Panic attacks

Panic attacks – Panic attacks are a disorder that can be found in 5%-10% of the population, and they can cause a great deal of suffering. A single panic attack can last between 15 minutes and an hour, and these attacks might drive a person into a vicious cycle causing him to refrain from encounters with the causes of the anxiety, to the extent that he no longer leaves the house and enters a state of depression. The good news is that treatment of panic attacks has a high rate of success. Dr. Yael Shlesinger, an expert in clinical psychology, describes the problem and its treatment.

What is a panic attack?

The clinical definition of a panic attack is an exaggerated sense of fear, worry or anxiety; it is inexplicable or irrational and has no particular connection to reality, and can arise as a result of different situations. In other words, people who suffer from anxiety disorders develop a panic attack as a result of different triggers, not necessarily relevant to the situation they are in at the time.

What are the symptoms of a panic/anxiety? attack?

Unexpected panic attacks are accompanied by physical symptoms, such as an accelerated pulse rate and a rise in blood pressure, a sense of pressure and tightness in the chest, excessive sweating, dizziness, shortness of breath, nausea, blurred vision, sudden diarrhea, and others. The physical symptoms are accompanied by difficult feelings on a psychological level, leading the person to close himself off at home, afraid of losing control, enter a depressive state, etc. The symptoms do not appear because of a specific identifiable trigger, and panic can result from different causes. The fear of these attacks can lead to a diminished quality of life.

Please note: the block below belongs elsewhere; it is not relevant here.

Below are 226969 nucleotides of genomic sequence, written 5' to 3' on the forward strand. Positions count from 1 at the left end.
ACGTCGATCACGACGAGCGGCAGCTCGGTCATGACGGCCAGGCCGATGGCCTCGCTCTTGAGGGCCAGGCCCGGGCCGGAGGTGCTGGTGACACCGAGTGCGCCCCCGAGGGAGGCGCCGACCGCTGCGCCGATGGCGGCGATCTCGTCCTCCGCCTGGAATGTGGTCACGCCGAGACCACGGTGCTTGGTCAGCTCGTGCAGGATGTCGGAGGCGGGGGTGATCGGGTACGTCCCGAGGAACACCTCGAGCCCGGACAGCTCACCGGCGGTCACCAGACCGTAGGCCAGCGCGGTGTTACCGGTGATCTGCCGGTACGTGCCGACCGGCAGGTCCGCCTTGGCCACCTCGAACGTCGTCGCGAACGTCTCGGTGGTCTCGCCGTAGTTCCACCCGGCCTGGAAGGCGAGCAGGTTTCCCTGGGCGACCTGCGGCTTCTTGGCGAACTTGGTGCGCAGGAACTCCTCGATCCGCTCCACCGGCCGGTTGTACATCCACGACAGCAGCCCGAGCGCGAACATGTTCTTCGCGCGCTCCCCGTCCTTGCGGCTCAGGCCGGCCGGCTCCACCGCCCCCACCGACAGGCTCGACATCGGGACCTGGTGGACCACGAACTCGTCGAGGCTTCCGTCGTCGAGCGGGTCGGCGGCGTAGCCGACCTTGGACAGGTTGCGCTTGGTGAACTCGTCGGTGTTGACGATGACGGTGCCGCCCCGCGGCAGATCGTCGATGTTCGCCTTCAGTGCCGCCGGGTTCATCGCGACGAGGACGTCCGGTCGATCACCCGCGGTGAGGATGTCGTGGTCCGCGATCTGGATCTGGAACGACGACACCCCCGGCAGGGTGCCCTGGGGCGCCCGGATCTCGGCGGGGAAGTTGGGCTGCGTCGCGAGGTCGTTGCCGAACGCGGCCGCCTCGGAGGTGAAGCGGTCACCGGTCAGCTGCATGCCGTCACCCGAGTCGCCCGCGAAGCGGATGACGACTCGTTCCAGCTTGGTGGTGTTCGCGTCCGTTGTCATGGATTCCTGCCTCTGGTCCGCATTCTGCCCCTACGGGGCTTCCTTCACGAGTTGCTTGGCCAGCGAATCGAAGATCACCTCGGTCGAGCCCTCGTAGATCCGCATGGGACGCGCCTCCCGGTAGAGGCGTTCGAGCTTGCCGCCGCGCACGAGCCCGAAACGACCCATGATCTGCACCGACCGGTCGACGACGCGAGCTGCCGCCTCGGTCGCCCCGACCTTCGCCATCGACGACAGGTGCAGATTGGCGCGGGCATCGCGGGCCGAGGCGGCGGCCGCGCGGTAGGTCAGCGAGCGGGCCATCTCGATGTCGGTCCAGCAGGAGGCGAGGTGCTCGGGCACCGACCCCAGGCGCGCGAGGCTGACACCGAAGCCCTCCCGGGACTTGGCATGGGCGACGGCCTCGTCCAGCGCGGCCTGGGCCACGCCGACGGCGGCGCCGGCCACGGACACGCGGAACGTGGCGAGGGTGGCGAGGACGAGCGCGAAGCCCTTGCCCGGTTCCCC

How can anxiety be treated?

In order to treat anxiety and fears a person needs to adjust both his behaviour and his thoughts, in order to break the cycle of those fears that are making him avoid certain situations and becoming introverted, impairing normal functioning and empowering anxieties. The cognitive part of the therapy treats the basis of negative feelings by identifying negative and irrational thoughts, and raising the client’s awareness of creating thoughts that are more positive, rational and stable. The behavioral part of the therapy exposes the person gradually and in a manner suited to him specifically, to what he senses are threatening situations, until he is completely equipped to handle them.

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You don’t need to suffer…

The conclusion from all the above is that there is no need to continue suffering. Even if you have the occasional panic attack, and you feel your quality of life is being detrimentally affected, you do not have to suffer! Make an appointment with a recognized clinical psychologist and take care of yourself. The sooner you identify the problem and treat yourself, the easier it will be to get rid of it and to get yourself back in control of your life.